Well recovery rate refers to the rate at which water can be reasonably pumped from a well without depletion to the point that the well becomes dry.
In general, well recovery rates measured for 24-hours can run from a fraction of a gallon each minute—a poor flow rate—to 3 gallons per minute, which is serviceable but not great.
Good recovery rates can run from 5 gallons a minute—an acceptable number comparable to residential use—to over 10 gallons per minute which is an excellent recovery rate for residential areas.
So, how to improve well water recovery rate when it becomes a problem? Here are 3 ways to go about it:
1. Practice Water Conservation
Water conservation is one of the best ways to prevent a well from running dry, and improving its recovery rate. Limiting your water use can can reduce the pump time and overall pump power. You don’t want to overwork your well all at once.
Operate the pump in equal intervals to prevent the levels from getting too low. That will decrease the time it takes for the water to go below the static level again.
2. Use New Well Screen
If the recovery rate is very low because the well screen is blocked, you can try using a new well screen to boost the recovery rate. It helps by allowing more water to pass through.
3. Remove Sediment & Limescale Buildup
If there are slime deposits in your well and the rocks underneath, you should remove them to prevent buildup. You can do this by pouring an acidic solution into the well.
The acid will remove deposits from the bottom of the well which eventually gets pumped out. You can then use chlorine to dissolve iron bacteria from the surface of the rocks. Chlorine is also a good disinfectant.
Signs of Slow Well Water Recovery
A well that is tapped into a proficient aquifer can supply cool and clean water for generations to come. For this reason, most homeowners are guilty of taking their wells for granted.
Still, water levels can decrease significantly during drought seasons. Frequent spells combined with regular use may cause a well to dry up at some point in time.
Fortunately, a dried-out well doesn’t happen in a day or at night. There are usually signs that indicate a water source is faltering. Here’s what to look out for:
It’s not unusual for a faucet to sputter a bit upon opening it. However, if it happens more frequently, it’s likely a sign that air is in the plumbing system.
Typically, this issue results from a pipe leak or failing valves. It can also signify that the groundwater level has dropped.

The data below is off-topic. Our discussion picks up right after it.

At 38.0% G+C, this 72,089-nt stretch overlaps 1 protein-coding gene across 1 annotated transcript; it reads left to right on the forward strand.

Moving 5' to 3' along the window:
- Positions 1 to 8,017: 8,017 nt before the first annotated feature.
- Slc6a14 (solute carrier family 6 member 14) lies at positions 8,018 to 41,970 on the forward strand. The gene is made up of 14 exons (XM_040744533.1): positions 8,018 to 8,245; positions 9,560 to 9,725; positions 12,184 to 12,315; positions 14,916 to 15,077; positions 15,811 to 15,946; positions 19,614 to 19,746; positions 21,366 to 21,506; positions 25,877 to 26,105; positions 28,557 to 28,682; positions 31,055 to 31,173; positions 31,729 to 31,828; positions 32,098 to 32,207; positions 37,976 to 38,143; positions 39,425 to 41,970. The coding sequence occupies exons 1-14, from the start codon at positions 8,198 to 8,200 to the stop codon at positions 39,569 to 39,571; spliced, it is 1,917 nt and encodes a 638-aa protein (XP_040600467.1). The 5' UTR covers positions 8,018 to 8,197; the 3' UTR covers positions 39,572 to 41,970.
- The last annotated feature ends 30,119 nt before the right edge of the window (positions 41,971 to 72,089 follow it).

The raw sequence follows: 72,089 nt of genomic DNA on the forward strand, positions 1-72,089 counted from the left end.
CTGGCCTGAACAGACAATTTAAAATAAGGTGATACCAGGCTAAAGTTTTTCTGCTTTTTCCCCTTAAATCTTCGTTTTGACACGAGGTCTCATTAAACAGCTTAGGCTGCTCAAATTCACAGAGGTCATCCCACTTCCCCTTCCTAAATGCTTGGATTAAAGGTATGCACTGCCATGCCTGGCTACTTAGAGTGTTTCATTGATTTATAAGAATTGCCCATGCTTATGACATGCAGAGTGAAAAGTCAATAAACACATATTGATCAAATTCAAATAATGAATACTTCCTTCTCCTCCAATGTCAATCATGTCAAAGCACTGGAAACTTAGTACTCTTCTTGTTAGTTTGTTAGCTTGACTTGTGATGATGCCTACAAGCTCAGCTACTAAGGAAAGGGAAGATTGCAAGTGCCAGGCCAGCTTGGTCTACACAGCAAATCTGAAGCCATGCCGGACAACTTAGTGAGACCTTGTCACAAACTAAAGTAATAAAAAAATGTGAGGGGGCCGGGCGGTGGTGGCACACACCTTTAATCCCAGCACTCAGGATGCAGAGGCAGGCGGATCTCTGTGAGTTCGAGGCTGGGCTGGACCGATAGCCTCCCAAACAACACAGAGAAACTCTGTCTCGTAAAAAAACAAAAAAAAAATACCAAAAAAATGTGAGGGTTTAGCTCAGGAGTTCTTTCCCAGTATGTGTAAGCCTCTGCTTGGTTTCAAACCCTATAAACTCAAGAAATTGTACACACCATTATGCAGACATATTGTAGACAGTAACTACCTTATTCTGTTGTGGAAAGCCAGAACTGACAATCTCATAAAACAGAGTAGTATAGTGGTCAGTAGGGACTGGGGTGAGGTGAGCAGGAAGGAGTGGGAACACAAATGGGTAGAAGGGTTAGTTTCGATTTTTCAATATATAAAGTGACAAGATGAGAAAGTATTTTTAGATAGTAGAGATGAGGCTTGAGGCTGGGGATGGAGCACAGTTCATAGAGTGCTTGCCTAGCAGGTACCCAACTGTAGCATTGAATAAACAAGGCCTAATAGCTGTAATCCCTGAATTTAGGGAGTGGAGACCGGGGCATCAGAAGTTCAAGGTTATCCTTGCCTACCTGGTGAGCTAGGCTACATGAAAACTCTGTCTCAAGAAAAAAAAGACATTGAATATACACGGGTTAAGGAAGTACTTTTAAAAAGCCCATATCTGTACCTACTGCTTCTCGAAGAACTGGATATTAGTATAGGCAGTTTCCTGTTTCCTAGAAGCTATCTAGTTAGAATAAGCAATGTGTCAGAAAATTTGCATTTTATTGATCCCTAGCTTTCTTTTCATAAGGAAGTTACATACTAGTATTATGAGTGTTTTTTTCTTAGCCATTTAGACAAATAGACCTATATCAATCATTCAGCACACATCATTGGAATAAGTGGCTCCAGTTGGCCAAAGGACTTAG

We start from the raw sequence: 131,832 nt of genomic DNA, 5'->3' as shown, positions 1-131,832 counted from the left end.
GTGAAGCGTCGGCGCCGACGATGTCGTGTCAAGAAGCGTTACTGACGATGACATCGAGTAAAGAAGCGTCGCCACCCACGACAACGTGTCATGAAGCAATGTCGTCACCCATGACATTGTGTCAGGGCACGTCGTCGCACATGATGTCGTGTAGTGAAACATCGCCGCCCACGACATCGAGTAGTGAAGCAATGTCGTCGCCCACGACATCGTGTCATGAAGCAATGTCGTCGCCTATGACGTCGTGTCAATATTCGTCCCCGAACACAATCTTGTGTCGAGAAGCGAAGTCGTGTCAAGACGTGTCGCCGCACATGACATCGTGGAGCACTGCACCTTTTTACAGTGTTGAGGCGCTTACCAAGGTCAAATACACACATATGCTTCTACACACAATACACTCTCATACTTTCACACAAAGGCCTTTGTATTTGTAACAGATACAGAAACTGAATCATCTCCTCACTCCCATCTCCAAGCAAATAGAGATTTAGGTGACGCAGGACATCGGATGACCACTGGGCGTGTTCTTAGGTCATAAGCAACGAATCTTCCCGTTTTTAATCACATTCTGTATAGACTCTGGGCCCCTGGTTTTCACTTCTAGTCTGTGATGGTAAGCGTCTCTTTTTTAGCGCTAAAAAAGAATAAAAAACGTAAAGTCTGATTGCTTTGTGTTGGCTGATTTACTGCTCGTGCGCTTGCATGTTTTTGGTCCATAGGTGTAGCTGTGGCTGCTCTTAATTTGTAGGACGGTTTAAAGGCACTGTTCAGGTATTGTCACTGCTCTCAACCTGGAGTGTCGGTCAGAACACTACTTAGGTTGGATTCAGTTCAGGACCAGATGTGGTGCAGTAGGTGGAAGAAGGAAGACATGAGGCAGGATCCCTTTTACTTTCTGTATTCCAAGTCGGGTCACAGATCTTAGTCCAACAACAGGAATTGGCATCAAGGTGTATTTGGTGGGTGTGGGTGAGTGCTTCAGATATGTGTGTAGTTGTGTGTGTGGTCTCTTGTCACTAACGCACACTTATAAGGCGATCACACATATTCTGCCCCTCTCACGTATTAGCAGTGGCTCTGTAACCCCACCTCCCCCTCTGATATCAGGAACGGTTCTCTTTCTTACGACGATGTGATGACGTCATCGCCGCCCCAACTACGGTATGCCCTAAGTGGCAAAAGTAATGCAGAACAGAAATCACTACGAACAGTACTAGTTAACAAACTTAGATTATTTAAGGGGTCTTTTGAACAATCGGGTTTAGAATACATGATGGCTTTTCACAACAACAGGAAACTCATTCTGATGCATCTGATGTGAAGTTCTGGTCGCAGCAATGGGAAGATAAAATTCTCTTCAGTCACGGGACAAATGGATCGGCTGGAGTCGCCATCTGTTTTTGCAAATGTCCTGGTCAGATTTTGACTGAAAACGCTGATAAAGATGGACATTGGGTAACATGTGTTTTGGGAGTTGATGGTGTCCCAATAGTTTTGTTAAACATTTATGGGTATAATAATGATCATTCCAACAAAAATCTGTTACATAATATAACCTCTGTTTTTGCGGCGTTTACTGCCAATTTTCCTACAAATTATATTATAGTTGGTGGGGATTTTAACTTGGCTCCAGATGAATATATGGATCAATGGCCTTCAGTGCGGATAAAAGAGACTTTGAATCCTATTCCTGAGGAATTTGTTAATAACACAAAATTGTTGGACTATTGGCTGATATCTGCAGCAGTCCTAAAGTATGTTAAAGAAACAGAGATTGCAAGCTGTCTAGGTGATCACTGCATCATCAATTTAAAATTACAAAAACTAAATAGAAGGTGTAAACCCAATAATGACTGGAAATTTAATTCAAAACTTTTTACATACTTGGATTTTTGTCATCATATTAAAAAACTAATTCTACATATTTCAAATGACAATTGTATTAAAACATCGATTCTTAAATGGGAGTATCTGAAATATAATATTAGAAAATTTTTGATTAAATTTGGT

Its also possible that instead of sucking in water, the pump is sucking in the air because the water levels are low.
Murky and Muddy Water
The sign of an optimal well water source is clear water which assures safe usage. Conversely, water that exits the spout muddy or sandy and has a strange odor or taste can be an alert that the well is running dry.
This is even more true if you have a sediment filter. For the most part, sediments will remain at the bottom of the well if the pump is still drawing in clean water. However, when the water begins depleting, sediments dislodge and swirl around the pump.
Diminished Water Pressure
If water begins trickling out of every faucet in your house instead of pouring out, it means that water pressure is compromised. Many variables can lead to this issue, such as a problem with the pressure tank or a blocked pipe.
Additionally, an exhausted water source can also be the cause.
The Pump Runs Longer Than Usual
When your pump begins running longer than normal, it’s a sign that it is having difficulty producing the required pressure to pump water out. However, if the water levels decreases, your pump will continually try to maintain water pressure to keep the tank full.
If your pump begins turning on and off very frequently, this is another sign that your water levels are low.
Recovery After Heavy Use
After doing a massive amount of laundry or watering your lawn, water wells can take time to recover after such heavy use. But, when the recovery time becomes too long, it may signify that your well is drying up.
Neighbours Have the Same Complaint
If you start to see signs that your well has problems, ask your neighbours if they’re experiencing any of the same issues. If they also own a well and they have similar problems, then it could be that the ground water source in your residential area is running dry.
Take this opportunity to measure the water level to better understand what to expect.
Solutions to Dry Well
If your private well is running low on water or has run out of water, there are a few options to consider. Try these possible solutions to a dry well:
Lower the Water Pump
Even though the water pump is usually far below the water surface, there’s a good chance you can place it even lower to ensure that it stays below the water level in the summer.
Deepening the Well
You can also boost the recovery rate by deepening your well. The water level may have diminished, and it’s taking too long for the well to recover once you’ve finished pumping.
Drilling deeper may help balance the wait time.
Hydrofracking or hydrofracturing is a method that removes the sediment in wells and opens the adjacent rocks so that you can obtain more water for the well. Your well won’t get replenished as quickly if a pile of sediment has formed at the well base.
Hydrofracking involves a water stream with high pressure. The sediment gets dislodged and removed while the rocks are fractured, opening up more streams of water into the well.
Relocating the Well
Lastly, you can permanently relocate your well by building a new one. This should be your last option because it’s expensive to drill another well. Ensure that you’re following state guidelines and that you have properly discontinued your old well.